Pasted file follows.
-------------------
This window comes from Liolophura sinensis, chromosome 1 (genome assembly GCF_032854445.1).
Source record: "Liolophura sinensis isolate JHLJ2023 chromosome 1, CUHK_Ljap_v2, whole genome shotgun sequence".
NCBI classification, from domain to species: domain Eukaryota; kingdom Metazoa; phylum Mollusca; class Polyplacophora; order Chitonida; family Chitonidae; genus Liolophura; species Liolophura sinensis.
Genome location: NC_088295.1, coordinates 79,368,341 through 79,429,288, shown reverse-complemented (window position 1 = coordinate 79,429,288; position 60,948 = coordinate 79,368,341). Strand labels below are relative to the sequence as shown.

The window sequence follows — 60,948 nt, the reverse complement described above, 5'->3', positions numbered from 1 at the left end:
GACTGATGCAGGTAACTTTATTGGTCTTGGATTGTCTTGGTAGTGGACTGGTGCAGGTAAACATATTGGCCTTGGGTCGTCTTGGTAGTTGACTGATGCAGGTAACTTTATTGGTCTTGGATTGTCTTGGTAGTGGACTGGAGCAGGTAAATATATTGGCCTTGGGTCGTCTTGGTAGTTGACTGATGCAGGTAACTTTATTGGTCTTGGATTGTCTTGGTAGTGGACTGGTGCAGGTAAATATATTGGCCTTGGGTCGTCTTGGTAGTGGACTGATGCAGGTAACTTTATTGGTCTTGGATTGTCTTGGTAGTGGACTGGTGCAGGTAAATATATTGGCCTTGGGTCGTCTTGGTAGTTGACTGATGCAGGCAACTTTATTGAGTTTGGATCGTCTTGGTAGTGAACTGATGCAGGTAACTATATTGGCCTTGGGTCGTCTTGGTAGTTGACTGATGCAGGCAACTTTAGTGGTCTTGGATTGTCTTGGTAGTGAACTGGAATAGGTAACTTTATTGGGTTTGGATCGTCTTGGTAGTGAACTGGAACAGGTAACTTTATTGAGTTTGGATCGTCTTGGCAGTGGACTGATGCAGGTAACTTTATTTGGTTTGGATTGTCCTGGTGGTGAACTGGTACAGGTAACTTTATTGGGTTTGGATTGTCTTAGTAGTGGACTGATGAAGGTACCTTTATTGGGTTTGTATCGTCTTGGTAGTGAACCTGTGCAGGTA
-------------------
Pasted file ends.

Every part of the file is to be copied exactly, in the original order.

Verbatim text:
This window comes from Liolophura sinensis, chromosome 1 (genome assembly GCF_032854445.1).
Source record: "Liolophura sinensis isolate JHLJ2023 chromosome 1, CUHK_Ljap_v2, whole genome shotgun sequence".
NCBI classification, from domain to species: domain Eukaryota; kingdom Metazoa; phylum Mollusca; class Polyplacophora; order Chitonida; family Chitonidae; genus Liolophura; species Liolophura sinensis.
Genome location: NC_088295.1, coordinates 79,368,341 through 79,429,288, shown reverse-complemented (window position 1 = coordinate 79,429,288; position 60,948 = coordinate 79,368,341). Strand labels below are relative to the sequence as shown.

The window sequence follows — 60,948 nt, the reverse complement described above, 5'->3', positions numbered from 1 at the left end:
GACTGATGCAGGTAACTTTATTGGTCTTGGATTGTCTTGGTAGTGGACTGGTGCAGGTAAACATATTGGCCTTGGGTCGTCTTGGTAGTTGACTGATGCAGGTAACTTTATTGGTCTTGGATTGTCTTGGTAGTGGACTGGAGCAGGTAAATATATTGGCCTTGGGTCGTCTTGGTAGTTGACTGATGCAGGTAACTTTATTGGTCTTGGATTGTCTTGGTAGTGGACTGGTGCAGGTAAATATATTGGCCTTGGGTCGTCTTGGTAGTGGACTGATGCAGGTAACTTTATTGGTCTTGGATTGTCTTGGTAGTGGACTGGTGCAGGTAAATATATTGGCCTTGGGTCGTCTTGGTAGTTGACTGATGCAGGCAACTTTATTGAGTTTGGATCGTCTTGGTAGTGAACTGATGCAGGTAACTATATTGGCCTTGGGTCGTCTTGGTAGTTGACTGATGCAGGCAACTTTAGTGGTCTTGGATTGTCTTGGTAGTGAACTGGAATAGGTAACTTTATTGGGTTTGGATCGTCTTGGTAGTGAACTGGAACAGGTAACTTTATTGAGTTTGGATCGTCTTGGCAGTGGACTGATGCAGGTAACTTTATTTGGTTTGGATTGTCCTGGTGGTGAACTGGTACAGGTAACTTTATTGGGTTTGGATTGTCTTAGTAGTGGACTGATGAAGGTACCTTTATTGGGTTTGTATCGTCTTGGTAGTGAACCTGTGCAGGTA